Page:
On May 7, 2013, Delaware Governor Jack Markell signed into law the Civil Marriage Equality and Religious Freedom Act of 2013 (the “Act”), which will allow same-gender couples to enter into marriages. Two years ago, Delaware passed the Civil Union and Equality Act of 2011 (“CUEA”), which became effective on January 1, 2012, giving same-sex couples who enter into a civil union the same rights, benefits, protections, responsibilities, duties and obligations as married persons under Delaware law. Same-gender couples who marry generally will not receive any more rights or benefits under Delaware law than they have in civil unions. Under the Act, however, supporters argued that the law would give same-gender couples the dignity and respect accorded to married couples and that only the status of marriage could entitle them to the protections and benefits provided to married spouses under federal law if the Defense of Marriage Act is struck down or repealed.
Pursuant to the Act, as of July 1, 2013, civil unions will no longer be performed under Delaware law, and gay and lesbian couples will be eligible to obtain marriage licenses. Existing civil unions that were solemnized in Delaware may be converted to marriages over the next year upon application by the parties to the clerk of the peace who issued the civil union license. On July 1, 2014, all remaining civil unions solemnized in Delaware will be automatically converted to marriages under Delaware law. Also, same-gender unions solemnized outside of Delaware will be treated like marriages under Delaware law. Religious societies will retain their discretion in choosing which marriages to solemnize.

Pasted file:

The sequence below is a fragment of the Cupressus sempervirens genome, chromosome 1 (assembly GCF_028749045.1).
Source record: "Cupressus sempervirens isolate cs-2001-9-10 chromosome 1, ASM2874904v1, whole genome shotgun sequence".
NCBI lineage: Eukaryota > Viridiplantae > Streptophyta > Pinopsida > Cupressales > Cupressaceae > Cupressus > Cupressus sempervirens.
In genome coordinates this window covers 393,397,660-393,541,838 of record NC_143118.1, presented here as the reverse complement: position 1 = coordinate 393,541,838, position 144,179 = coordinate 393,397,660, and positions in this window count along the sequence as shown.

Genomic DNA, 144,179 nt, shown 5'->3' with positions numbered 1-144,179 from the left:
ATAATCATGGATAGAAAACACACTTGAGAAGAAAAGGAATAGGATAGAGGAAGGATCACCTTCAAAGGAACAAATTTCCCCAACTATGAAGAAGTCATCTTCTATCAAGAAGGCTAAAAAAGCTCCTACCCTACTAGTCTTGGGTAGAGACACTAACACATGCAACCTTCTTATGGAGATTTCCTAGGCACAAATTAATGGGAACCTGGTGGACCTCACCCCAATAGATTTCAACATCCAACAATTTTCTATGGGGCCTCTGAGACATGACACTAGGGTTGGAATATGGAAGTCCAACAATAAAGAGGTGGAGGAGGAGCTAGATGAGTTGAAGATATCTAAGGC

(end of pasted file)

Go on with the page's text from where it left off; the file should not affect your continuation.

Delaware is the eleventh state to legalize same-gender marriage. While we await the U.S. Supreme Court’s decision on the constitutionality of the provisions of the Defense of Marriage Act prohibiting the recognition for all purposes of federal law of same-gender marriage in states where it is legal, the definition of marriage under federal law remains limited to marriage between a man and a woman. Thus, Delaware private employers who provide health and retirement benefits, for example, that are subject to ERISA, a federal statute, may not be required to offer such benefits to the spouse of an employee in a civil union or same-gender marriage. However, it is important for such employers to consider the interpretation of their benefit plans as they relate to married couples and whether the plan documents could be construed to include or mandate coverage for same-gender married couples.
In response to CUEA, employers with employees working in Delaware should have already revised their employee handbooks, workplace policies, benefits plans, and compensation documents and practices to reflect the benefits provided to same-gender couples who have entered into civil unions. If employers have not taken such steps yet, they should do so as soon as possible to be compliant. Employers should also be sure to educate and train management on the protections afforded under the Act. If you have any questions, please contact a Richards, Layton & Finger attorney.